Mumbai: Advance tax payments made by 100 firms based in the country’s financial capital rose by one-fourth for the three months ending March, belying fears of a tight quarter with shrinking margins for Indian companies.
“This indicates that all is well with corporate earnings. The advance numbers are largely on track,” said Ajay Parmar, head of institutional research at Emkay Global Financial Services Ltd.
Ahmed Raza Khan/Mint
Firms in India pay income tax every quarter on their projected earnings and these figures are used as a proxy for financial performance estimates. However, the correlation of earnings with tax paid has at best been mixed.
The outlook for this quarter is pessimistic, with many brokerages increasing their downgrades because of input cost increases and margin pressures. Ambit Capital Pvt. Ltd has upgraded earnings estimates for eight firms against 31 downgrades. The brokerage covers about 70 firms. Similarly, Citigroup Inc.’s upgrade/downgrade ratio is 26/38. However, on the brighter side, the latest Index of Industrial Production shows consumer demand is still strong, growing 11.3% over a year ago.
Financial companies, especially foreign banks, led the growth in tax paid for the fourth quarter. Manufacturing firms presented a mixed bag, with some auto and cement makers leading the gains.
State Bank of India (SBI), the country’s largest lender, is the highest taxpayer in the Mumbai circle at Rs 1,500 crore, about 19% down from a year ago, figures from the tax department show. On the other hand, peers such as HDFC Bank Ltd and ICICI Bank Ltd showed growth in tax numbers. HDFC Bank paid Rs 540 crore, up 80% from a year ago, while ICICI paid Rs 475 crore, up one-third from a year ago.
This might bring some cheer to investors in the sector. Although credit growth has been galloping along at 23% this year, deposits have lagged and, consequently, banks are facing tight margins. “Bank stocks should recover now,” said D.D. Sharma, senior vice-president (retail) at Anand Rathi Financial Services Ltd.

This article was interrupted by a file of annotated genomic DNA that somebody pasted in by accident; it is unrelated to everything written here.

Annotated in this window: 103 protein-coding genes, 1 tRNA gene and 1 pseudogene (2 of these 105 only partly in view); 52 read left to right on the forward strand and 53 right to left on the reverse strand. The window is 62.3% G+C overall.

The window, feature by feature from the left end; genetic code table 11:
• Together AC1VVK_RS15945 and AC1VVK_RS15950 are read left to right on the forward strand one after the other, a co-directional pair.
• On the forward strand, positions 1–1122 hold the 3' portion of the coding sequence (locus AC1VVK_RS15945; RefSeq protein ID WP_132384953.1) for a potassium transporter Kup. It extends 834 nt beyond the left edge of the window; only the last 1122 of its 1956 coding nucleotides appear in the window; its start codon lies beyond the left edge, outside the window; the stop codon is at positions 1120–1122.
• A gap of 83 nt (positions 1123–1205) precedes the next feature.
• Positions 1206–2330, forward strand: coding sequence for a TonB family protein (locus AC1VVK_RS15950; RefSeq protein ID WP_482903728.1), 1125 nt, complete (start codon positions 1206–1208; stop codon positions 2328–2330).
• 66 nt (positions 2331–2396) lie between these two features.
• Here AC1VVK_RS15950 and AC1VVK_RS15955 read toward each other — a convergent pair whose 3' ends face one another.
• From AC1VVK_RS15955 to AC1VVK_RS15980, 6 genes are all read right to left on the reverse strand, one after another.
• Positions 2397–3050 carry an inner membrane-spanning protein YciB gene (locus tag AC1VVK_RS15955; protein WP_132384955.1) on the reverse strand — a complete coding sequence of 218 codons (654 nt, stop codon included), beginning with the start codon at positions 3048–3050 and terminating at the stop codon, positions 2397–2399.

Among the foreign lenders, none of whom are listed locally, Hongkong and Shanghai Banking Corp. Ltd (HSBC) paid Rs 449 crore, a growth of 136%, while Citibank paid Rs 450 crore, three times the year-ago amount.
Among other firms, Reliance Industries Ltd (RIL), India’s top firm by market value, paid Rs 1,054 crore, up 36.8% from a year ago amid an improvement in the outlook for its refining business. RIL is the second largest taxpayer after SBI.
Tata Steel Ltd is the third largest taxpayer in the city at Rs 987 crore, an increase of 92% over a year ago.
Of the 16 members of the National Stock Exchange’s Nifty index for which advance tax figures are available, 12 have paid more tax this year. These firms together paid 16% more tax in the fourth quarter compared with a year ago.
“This quarter’s collection is better than what we had estimated,” said an income-tax official who didn’t want to be named, expressing confidence that the target will be achieved. Mumbai’s Rs 1.52 trillion direct tax collection target for the year is also likely to be met, said another tax official.
According to a statement by the Central Board of Direct Taxes earlier this month, corporate income tax in April-February grew 24% from a year ago to Rs 2.23 trillion. The department also said net direct taxes have reached 75.38% of the Rs 4.46 trillion target for this fiscal year.